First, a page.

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  • 20 (LOUISIANA--THE GREAT RAFT)
    Album entitled Photographic Views of Red River Raft with 113 photographs by Robert B. Talfor. The exquisitely hand-colored photographs depict the surveying and removal of the Great Raft by the U.S. Corps of Engineers, a project that was directed by Captain C.W. Howell and 1st Lieutenant E.A. Woodruff; this elaborate album with images made to accompany the annual report on operations. With views of black and Caucasian work crews removing decades of organic matter, scenes of the clogged river way and the steam-powered riverboats, members of the party walking among the tightly-packed, floating logs, and views of the cleared river ways. The crew is shown both observing and attempting to clear the raft with the aid of machinery and explosive nitroglycerin, but many of the images highlight the landscape and the raft itself. Hand-colored albumen prints, the images measuring 7x9¼ inches (17.8x23.5 cm.), mounted recto only to pages with a stylized U.S. Corps of Engineers printed border, some with Talfor's credit and plate number in the negative, and each with his credit again, the series title, and a plate number (I-CVII and A-F) on mount recto. Oblong folio, heavy three-dimensional leather-covered boards with a gilt-lettered title, backstrip defective, edges are worn; with a handwritten and numbered plate list in the front of the volume; a few of the plates are loose; also with a copy print of the original map laid in. 1873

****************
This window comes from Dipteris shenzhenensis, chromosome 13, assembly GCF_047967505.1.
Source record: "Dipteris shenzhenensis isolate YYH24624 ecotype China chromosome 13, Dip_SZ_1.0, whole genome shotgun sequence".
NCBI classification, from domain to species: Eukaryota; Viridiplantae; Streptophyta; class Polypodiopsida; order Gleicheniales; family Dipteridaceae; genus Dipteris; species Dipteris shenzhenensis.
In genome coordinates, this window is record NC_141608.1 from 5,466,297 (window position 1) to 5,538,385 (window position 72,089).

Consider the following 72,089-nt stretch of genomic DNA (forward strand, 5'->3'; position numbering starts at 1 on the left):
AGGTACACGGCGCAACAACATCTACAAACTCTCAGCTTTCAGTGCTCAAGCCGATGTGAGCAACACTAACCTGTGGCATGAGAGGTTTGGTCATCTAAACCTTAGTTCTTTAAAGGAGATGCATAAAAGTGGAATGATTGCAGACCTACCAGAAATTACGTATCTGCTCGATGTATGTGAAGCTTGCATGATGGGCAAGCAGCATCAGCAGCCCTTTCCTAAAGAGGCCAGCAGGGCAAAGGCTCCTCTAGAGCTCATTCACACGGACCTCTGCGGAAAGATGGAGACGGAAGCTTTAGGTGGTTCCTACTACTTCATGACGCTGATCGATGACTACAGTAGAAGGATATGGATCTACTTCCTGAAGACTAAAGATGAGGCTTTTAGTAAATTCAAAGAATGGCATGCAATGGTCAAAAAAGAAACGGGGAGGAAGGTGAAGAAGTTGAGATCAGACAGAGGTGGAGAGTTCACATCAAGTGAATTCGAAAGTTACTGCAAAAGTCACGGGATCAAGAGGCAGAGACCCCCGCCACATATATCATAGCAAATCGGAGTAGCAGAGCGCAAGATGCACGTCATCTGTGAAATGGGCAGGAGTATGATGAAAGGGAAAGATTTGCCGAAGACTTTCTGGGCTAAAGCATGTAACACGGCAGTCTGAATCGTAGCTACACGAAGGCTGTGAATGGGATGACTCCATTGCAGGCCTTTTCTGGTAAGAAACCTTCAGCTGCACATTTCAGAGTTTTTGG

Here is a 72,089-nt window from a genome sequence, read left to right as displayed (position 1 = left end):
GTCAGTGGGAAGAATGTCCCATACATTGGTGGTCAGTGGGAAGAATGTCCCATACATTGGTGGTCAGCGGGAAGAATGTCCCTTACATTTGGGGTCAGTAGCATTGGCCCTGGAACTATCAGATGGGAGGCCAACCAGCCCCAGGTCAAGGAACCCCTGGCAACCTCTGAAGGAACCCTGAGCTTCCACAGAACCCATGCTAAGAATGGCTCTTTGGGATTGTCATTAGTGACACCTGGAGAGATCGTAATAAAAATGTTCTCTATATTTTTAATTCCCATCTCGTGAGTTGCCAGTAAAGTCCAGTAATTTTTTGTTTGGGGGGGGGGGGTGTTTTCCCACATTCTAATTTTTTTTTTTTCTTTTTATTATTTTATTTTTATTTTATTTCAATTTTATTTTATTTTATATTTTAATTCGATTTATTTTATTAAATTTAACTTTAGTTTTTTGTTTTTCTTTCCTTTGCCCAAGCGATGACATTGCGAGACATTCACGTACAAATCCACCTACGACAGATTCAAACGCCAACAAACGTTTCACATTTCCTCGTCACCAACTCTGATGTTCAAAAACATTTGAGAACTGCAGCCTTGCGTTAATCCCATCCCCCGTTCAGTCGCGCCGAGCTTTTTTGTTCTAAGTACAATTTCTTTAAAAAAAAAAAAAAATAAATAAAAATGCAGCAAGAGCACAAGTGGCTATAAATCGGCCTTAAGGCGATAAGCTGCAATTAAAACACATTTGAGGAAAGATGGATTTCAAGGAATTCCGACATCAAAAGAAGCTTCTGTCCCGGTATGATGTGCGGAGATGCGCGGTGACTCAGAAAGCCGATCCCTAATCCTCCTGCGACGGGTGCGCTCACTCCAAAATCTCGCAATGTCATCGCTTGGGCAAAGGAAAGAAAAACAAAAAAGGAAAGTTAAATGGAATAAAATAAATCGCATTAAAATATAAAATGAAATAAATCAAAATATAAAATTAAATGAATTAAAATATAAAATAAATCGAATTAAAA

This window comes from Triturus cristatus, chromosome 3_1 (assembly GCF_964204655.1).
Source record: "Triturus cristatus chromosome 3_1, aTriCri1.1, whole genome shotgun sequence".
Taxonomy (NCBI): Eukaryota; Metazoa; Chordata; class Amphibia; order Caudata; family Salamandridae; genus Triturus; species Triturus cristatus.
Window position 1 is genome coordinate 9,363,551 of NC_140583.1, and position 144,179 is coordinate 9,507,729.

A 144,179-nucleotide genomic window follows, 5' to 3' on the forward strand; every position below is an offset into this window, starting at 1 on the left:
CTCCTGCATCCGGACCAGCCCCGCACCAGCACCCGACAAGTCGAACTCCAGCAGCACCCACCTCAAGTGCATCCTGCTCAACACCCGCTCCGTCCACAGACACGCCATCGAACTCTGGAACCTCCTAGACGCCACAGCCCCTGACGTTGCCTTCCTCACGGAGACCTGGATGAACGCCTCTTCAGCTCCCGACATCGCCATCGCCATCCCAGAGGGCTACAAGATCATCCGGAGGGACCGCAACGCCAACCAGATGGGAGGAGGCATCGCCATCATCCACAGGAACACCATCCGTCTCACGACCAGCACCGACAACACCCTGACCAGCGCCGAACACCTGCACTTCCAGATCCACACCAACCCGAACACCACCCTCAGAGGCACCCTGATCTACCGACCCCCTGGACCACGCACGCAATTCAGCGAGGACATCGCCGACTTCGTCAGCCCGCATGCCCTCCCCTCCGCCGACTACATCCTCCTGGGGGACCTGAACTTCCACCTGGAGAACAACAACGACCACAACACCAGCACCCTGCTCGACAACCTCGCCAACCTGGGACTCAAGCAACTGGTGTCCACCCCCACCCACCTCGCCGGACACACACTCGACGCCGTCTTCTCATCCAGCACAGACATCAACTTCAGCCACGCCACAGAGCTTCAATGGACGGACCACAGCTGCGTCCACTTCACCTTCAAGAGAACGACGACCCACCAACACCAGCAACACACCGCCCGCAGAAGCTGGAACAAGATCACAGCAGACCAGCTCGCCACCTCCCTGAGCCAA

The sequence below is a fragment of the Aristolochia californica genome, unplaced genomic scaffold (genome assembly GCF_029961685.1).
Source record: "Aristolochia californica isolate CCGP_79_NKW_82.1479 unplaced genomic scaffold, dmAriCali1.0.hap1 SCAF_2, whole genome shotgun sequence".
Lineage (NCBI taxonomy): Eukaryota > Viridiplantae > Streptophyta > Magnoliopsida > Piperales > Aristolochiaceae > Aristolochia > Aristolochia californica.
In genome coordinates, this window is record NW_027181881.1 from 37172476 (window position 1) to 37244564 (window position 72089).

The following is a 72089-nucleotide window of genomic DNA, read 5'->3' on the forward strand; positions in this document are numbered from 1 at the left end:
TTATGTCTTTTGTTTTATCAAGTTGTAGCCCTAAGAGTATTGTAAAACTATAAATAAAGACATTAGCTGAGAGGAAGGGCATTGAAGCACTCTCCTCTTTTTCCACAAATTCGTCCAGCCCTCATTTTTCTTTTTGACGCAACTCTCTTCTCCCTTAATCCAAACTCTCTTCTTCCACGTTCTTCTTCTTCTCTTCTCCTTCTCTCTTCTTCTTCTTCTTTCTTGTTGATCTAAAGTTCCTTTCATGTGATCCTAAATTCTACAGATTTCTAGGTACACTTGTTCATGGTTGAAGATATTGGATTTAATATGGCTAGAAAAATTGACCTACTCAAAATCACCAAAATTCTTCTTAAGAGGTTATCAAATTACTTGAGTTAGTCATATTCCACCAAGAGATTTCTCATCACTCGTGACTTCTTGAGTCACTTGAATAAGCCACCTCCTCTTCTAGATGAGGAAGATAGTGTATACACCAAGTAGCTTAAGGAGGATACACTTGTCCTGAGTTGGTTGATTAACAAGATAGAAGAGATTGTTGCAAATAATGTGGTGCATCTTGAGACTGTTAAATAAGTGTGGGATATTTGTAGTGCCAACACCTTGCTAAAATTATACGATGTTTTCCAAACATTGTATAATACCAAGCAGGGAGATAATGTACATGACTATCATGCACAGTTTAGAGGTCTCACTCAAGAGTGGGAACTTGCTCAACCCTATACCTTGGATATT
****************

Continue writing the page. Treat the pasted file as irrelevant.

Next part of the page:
[18,000/22,000]

    One of only three extant copies. With one in the Louisiana State University Libraries (which also, apparently, houses Talfor's "photographic outfit" and correspondence associated with the Talfor family) and the other at the Library of Congress, Washington, D.C.

    An extraordinary photographic record by the British-born Robert B. Talfor, who founded a photography studio in Greenport, New York in 1867. The pictures, which were shot in April and May 1873, are remarkable for both their historical narrative and aesthetic integrity. The photographs depict crews improving waterway navigation. But while these laborers were removing organic matter from the Red River to facilitate riverboat transport, the railroad industry was dominating the commercial landscape, dynamically shrinking geographic distances and improving transportation of goods.

    Talfor's career as a photographer apparently began during the Civil War, when he was a topographic engineer responsible for mapping battlefields. The transition to the Louisiana project is unclear but his prints capture the haunting beauty of the landscape and the pride of laborers.